Photo Credit: ~Bob~West~Meeting deadlines for work and school can sometimes seem overwhelming. Managing your time may help you to be more organized and meet the deadlines you have. Here are some suggestions for maximizing the time you have available:
Set goals. It may be a good idea to think about what you need and want to do with your time. From this, you can set your goals, which may help you to manage your time more effectively.
Project plan. It may help to write down all the things you need to do to complete the project and list the order in which you can do this.
Use a planner. Writing down appointments, homework, or things you have to do into a planner or electronic calendar may help you to keep track of what's going on. This way you may avoid things catching you by surprise.
Turn the phone and internet off! If you find that you are being distracted by the phone or internet, it might help to disconnect them or let the calls go to voicemail on for a while.
Be flexible. Sometimes situations change and you may need to re-adjust your goals or work plan to fit in with the changes.
Talk to someone. It is not uncommon to have lots of things we need to get done and this may make it difficult to manage your time.
Procrastination. When you have something that needs to get done, it can often become easy to find a million other things to do instead. Though it can be tough to break the habit of procrastinating, you will be glad you did in the long run. If you save everything until the last possible second, you are bound to stress out, not produce your finest work, become sleep deprived, and possibly miss out on something that pops up last minute. Realizing the potential consequences of procrastinating can help you break the habit.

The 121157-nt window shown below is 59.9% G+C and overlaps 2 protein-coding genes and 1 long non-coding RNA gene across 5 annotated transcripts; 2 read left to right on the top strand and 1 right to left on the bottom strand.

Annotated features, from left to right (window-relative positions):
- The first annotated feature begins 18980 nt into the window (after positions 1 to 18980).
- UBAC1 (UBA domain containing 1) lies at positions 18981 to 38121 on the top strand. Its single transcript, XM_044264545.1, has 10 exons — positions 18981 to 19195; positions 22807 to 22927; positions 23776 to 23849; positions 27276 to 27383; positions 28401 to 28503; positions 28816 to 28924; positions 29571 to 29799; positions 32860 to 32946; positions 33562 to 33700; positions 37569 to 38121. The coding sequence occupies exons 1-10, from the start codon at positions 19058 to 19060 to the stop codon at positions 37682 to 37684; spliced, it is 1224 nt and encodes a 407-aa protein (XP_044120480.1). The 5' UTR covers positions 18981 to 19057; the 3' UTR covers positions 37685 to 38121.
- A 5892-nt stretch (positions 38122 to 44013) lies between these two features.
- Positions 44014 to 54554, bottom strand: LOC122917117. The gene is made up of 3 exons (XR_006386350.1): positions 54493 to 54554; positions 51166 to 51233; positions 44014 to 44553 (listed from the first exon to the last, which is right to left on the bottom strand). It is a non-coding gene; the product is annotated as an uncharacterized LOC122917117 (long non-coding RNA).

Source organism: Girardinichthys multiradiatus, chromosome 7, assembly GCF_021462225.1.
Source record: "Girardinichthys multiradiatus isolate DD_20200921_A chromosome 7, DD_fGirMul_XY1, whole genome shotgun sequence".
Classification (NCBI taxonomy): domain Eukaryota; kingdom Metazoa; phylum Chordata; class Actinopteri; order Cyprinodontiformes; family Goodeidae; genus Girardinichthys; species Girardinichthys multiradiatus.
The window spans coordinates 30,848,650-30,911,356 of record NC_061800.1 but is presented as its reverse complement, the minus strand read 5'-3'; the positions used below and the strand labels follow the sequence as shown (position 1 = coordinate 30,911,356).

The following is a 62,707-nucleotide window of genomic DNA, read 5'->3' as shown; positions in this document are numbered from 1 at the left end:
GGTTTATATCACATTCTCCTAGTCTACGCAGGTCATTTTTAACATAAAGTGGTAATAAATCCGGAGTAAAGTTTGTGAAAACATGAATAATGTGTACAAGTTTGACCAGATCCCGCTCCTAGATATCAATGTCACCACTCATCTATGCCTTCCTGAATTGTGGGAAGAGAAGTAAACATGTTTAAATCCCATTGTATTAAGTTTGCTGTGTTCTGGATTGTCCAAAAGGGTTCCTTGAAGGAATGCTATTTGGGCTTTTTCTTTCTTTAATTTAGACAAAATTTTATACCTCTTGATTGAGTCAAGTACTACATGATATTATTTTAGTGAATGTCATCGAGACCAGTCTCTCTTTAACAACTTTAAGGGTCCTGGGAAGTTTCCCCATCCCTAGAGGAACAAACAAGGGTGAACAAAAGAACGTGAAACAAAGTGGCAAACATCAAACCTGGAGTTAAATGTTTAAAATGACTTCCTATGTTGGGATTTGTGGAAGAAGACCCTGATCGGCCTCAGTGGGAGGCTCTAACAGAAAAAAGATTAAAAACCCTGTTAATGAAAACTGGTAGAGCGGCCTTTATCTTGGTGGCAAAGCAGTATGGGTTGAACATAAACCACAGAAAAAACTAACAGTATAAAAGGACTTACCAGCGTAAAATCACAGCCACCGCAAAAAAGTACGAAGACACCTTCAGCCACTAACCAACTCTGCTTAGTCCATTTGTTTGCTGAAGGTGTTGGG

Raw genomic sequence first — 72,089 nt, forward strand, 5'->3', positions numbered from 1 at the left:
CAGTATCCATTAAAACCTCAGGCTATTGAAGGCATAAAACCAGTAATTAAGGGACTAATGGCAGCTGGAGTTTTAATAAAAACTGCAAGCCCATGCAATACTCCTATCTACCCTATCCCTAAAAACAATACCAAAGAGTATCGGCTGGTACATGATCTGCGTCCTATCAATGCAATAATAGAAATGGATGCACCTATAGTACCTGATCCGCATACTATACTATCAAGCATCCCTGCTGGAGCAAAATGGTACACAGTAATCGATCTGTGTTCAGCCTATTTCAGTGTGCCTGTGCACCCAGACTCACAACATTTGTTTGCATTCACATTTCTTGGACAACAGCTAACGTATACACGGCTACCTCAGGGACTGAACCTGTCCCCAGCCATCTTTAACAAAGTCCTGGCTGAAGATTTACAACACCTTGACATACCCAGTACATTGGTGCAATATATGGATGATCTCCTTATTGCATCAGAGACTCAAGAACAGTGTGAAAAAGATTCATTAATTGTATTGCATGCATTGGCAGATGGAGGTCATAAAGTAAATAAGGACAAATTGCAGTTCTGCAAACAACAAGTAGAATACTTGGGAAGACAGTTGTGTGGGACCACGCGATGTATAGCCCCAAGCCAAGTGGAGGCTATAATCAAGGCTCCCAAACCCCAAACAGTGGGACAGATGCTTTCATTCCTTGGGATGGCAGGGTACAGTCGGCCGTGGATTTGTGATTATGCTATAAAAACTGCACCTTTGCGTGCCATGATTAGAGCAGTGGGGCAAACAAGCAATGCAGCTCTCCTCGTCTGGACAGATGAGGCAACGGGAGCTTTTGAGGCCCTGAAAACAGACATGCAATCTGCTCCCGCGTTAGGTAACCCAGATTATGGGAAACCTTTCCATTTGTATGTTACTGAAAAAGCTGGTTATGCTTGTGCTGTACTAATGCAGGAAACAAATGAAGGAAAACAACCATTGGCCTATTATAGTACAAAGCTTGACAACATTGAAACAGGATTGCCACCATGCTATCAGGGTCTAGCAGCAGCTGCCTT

Acknowledgement: This fact sheet was originally developed by youth and staff at ReachOut.com, a website that helps teens get through tough times.
Rebekka Meyer, Project Director at FirstPic, Inc., has 13 years of program and administrative experience in youth development, education, and government programs. She has served Boys & Girls Clubs of America affiliates as an employee in Pine Ridge, SD and Lower Brule, SD, as a National Training Associate, and as a nationwide onsite training and technical assistance provider. Additionally, through a partnership with the National Congress of American Indians, she wrote and piloted the T.R.A.I.L. Diabetes Prevention program curriculum for Native American youth. Rebekka is an alumnus of AmeriCorps VISTA and AmeriCorps National Civilian Community Corps. She holds Bachelors in Political Science from Truman State University in Missouri and a Masters in International Business from St. Mary's University of Minnesota.